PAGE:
This is not the volcano on Anatahan Island, which erupted for a couple years. This is an undersea volcano called NW Rota 1, which lies 1,800 feet under the surface of the ocean. 60 miles north of Guam. I vaguely remember hearing about this volcano several years ago, when dead fish and fizzing, sulfurous water were noticed by fishermen passing above the fumarole.
Anthropology is such a contentious field. This whole brouhaha over Homo floresiensis is just typical of the sometimes rather bitter debate over human origins.
The story was reignited this week with the release of a paper in the journal Science. A team from the Field Museum in Chicago stated that the only explanation for the incredibly small brain size of H. floresiensis can only be explained by microcephaly, a genetic disorder that causes small brain sizes. However, the scientists suggest that this microcephalic individual found on Flores was from a tribe of pygmies, explaining the small stature of the skeleton. So maybe her and her tribe of H. erectus were pygmies, and she was a microcephalic. Guess it’s time for another round of rancorous debate.
By the way, microcephalics were frequently exhibited as circus freaks called pinheads by P.T. Barnum and other nineteenth and twentieth century circus impresarios; the most famous was Zip the Pinhead, who was quite famous across the U.S.A. from the 1860’s until 1926.
Some interesting stories floating around on the internet lately:
- Tomb of Xena uncovered in Peru – Archaeologists unearthed a Moche woman’s tomb in in northern Peru, revealing a rich trove of grave artifacts and weapons. Speculation abounds that she was a tattooed warrior woman, an unprecedented find in South American anthropology.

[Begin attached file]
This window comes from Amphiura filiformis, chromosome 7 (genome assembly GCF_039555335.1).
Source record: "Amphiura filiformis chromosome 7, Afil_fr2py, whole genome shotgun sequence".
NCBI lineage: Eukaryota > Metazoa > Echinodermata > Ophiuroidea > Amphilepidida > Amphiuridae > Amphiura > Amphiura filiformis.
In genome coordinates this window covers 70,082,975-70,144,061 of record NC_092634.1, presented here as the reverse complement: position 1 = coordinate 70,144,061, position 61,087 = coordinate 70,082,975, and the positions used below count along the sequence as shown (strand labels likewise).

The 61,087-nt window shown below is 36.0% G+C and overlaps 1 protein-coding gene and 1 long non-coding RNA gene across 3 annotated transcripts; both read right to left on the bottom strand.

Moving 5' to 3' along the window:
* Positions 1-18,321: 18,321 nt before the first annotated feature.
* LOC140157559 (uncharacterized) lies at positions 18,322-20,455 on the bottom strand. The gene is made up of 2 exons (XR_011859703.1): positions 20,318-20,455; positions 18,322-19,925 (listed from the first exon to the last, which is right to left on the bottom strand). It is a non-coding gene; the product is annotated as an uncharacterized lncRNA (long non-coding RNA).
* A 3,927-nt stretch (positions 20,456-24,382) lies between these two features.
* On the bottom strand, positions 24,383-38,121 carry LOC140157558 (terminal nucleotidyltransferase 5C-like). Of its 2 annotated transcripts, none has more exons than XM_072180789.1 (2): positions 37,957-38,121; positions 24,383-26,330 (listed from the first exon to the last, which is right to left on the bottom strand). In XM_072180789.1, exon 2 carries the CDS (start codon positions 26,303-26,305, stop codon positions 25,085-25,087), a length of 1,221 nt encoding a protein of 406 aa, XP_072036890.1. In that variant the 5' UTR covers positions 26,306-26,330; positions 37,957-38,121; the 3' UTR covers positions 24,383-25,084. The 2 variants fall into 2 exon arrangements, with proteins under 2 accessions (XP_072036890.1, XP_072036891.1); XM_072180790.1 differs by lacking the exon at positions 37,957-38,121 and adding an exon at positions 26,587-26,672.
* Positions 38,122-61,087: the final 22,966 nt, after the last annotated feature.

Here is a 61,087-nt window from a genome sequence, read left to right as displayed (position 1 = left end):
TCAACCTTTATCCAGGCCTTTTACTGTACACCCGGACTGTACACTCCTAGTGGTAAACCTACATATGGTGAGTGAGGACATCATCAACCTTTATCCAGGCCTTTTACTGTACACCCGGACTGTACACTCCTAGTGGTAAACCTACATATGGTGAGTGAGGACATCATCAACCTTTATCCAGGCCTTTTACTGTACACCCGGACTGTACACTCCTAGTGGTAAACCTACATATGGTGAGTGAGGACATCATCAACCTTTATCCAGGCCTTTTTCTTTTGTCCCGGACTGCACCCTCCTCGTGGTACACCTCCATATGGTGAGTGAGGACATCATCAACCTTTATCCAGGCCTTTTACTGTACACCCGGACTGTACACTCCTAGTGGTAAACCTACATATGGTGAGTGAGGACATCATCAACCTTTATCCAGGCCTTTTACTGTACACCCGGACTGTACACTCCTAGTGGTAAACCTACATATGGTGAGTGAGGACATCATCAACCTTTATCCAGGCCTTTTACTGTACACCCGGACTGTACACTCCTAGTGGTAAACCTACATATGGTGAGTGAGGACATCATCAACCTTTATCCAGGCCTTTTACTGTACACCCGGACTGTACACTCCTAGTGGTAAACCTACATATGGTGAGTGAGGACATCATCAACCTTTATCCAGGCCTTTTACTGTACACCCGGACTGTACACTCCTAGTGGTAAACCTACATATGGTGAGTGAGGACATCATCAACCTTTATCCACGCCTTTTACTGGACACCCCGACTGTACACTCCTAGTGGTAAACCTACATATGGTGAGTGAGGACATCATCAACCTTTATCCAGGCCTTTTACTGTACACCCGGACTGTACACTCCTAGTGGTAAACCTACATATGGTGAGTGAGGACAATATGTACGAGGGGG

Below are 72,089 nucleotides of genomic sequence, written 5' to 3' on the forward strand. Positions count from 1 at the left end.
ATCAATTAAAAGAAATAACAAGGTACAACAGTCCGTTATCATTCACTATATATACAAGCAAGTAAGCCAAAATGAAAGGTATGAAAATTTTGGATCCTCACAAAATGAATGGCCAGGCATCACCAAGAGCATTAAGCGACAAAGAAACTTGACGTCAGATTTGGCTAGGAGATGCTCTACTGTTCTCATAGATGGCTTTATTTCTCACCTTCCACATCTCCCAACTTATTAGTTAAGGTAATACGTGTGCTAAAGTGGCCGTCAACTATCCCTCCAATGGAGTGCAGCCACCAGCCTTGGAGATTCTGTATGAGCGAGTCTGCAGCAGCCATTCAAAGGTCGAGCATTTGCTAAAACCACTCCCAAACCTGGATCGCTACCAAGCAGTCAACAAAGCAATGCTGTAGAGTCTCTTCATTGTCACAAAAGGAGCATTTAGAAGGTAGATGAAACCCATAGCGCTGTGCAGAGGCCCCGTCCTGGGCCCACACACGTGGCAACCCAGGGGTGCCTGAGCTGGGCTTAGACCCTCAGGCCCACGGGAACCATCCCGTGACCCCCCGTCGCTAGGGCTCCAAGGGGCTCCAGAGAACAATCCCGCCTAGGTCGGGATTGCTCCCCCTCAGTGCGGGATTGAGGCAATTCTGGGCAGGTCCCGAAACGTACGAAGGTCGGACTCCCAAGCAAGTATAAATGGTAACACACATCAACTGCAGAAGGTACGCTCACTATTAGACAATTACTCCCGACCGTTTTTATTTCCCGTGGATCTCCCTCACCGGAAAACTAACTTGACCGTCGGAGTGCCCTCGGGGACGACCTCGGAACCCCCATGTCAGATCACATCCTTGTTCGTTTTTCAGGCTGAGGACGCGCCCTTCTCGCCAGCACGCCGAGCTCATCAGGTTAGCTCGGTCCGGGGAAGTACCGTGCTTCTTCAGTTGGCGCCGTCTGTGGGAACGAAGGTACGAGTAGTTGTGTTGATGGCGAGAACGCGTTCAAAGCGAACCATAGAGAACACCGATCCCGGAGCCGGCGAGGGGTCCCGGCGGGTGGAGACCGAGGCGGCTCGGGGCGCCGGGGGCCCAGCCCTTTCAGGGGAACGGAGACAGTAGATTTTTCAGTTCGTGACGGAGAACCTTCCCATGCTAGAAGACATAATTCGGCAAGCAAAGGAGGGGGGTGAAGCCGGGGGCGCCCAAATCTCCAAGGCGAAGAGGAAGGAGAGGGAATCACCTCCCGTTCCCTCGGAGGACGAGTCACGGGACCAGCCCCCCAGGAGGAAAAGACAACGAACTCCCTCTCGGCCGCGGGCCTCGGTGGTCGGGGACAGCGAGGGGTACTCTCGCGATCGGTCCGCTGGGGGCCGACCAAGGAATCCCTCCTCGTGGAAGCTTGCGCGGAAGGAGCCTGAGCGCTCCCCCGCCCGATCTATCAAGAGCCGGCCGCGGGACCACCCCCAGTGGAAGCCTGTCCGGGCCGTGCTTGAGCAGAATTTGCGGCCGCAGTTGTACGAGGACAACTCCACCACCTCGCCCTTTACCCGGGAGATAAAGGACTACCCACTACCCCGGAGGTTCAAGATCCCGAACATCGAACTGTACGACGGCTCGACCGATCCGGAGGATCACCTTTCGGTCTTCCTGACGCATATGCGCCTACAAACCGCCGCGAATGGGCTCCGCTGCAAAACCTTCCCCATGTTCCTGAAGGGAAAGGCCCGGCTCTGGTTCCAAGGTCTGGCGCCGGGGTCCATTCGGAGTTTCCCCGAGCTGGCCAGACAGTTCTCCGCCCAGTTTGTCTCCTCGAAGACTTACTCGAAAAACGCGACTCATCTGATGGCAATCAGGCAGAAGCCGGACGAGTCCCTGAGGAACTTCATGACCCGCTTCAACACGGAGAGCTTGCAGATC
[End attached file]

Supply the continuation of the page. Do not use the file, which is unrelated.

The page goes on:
- Three Gorges Dam set for completion – Well I guess I’ll never get to the the famed Three Gorges of the Yangtze. The dam is just about finished, with the last concrete being poured this weekend.
- Solar system discovered – Astronomers located a solar system containing three rocky, medium sized planets. 3 planets the size of Neptune and an asteroid belt are orbiting the star HD69830, about 41 light years away in the constellation of Puppis. The furthest planet is in the habitable zone of the star, and could harbor liquid water.
- Ancient Egyptian colonialism – In 1550 B.C., ancient Egypt conquered the kingdom of Nubia. A newly discovered cemetery revealed that Egypt absorbed Nubians into the imperial hierarchy. Several high status officials were buried in the cemetery, and most of them were local Nubians. They were uniters, not dividers.
- Our muddled ancestry – So there was significant interbreeding between human and chimpanzee ancestors several million years ago. Maybe I am a monkey’s uncle.
- AMD rolls out 64 bit, dual core laptop processor – I think my next computer will be powered by AMD. They are making some really powerful chips.
- Real Time Satellite Tracking – This is cool, really cool. Coolest link here. Using Google Maps data, track satellites as they orbit overhead. Best fun is zoom in on hybrid mode and watch how fast the ISS space station hurtles across the landscape.
- Worst president ever? – Finally, it’s not science related, but I was amazed by this quote in the Rolling Stone article:
According to the Treasury Department, the forty-two presidents who held office between 1789 and 2000 borrowed a combined total of $1.01 trillion from foreign governments and financial institutions. But between 2001 and 2005 alone, the Bush White House borrowed $1.05 trillion, more than all of the previous presidencies combined.
That just flabbergasts me. Can this be true? Holy guacamole, that’s a real accomplishment.
Came across a couple interesting stories last week about researchers using the logs of seventeenth century vessels to measure the historical strength and location of the magnetic pole. They concluded that the magnetic field is weakening, a finding that corroborates other research into the magnetic field.
Previous magnetic pole reversals were preceded by a weakening magnetic field, and this weakening fits the pattern. The field is still quite strong though, so researchers think a pole reversal could be several thousand years in the future if the weakening continues apace.